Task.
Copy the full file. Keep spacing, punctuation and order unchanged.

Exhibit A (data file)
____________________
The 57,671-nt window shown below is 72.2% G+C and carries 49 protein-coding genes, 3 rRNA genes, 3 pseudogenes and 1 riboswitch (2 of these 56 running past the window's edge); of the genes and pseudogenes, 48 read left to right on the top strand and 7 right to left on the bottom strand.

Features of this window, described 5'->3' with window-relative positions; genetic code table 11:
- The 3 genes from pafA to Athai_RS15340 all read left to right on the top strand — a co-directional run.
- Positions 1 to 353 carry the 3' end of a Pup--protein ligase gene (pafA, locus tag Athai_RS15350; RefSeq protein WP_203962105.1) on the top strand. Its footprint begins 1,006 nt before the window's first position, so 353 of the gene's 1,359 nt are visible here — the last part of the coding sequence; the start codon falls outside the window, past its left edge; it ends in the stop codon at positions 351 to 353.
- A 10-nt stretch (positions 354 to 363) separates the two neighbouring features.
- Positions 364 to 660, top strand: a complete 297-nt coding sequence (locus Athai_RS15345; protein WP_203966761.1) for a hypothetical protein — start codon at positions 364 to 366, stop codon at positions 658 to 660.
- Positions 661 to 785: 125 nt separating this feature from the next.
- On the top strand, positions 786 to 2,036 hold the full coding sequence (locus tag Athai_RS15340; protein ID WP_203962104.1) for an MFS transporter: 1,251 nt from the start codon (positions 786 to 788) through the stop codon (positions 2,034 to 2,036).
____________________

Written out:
The 57,671-nt window shown below is 72.2% G+C and carries 49 protein-coding genes, 3 rRNA genes, 3 pseudogenes and 1 riboswitch (2 of these 56 running past the window's edge); of the genes and pseudogenes, 48 read left to right on the top strand and 7 right to left on the bottom strand.

Features of this window, described 5'->3' with window-relative positions; genetic code table 11:
- The 3 genes from pafA to Athai_RS15340 all read left to right on the top strand — a co-directional run.
- Positions 1 to 353 carry the 3' end of a Pup--protein ligase gene (pafA, locus tag Athai_RS15350; RefSeq protein WP_203962105.1) on the top strand. Its footprint begins 1,006 nt before the window's first position, so 353 of the gene's 1,359 nt are visible here — the last part of the coding sequence; the start codon falls outside the window, past its left edge; it ends in the stop codon at positions 351 to 353.
- A 10-nt stretch (positions 354 to 363) separates the two neighbouring features.
- Positions 364 to 660, top strand: a complete 297-nt coding sequence (locus Athai_RS15345; protein WP_203966761.1) for a hypothetical protein — start codon at positions 364 to 366, stop codon at positions 658 to 660.
- Positions 661 to 785: 125 nt separating this feature from the next.
- On the top strand, positions 786 to 2,036 hold the full coding sequence (locus tag Athai_RS15340; protein ID WP_203962104.1) for an MFS transporter: 1,251 nt from the start codon (positions 786 to 788) through the stop codon (positions 2,034 to 2,036).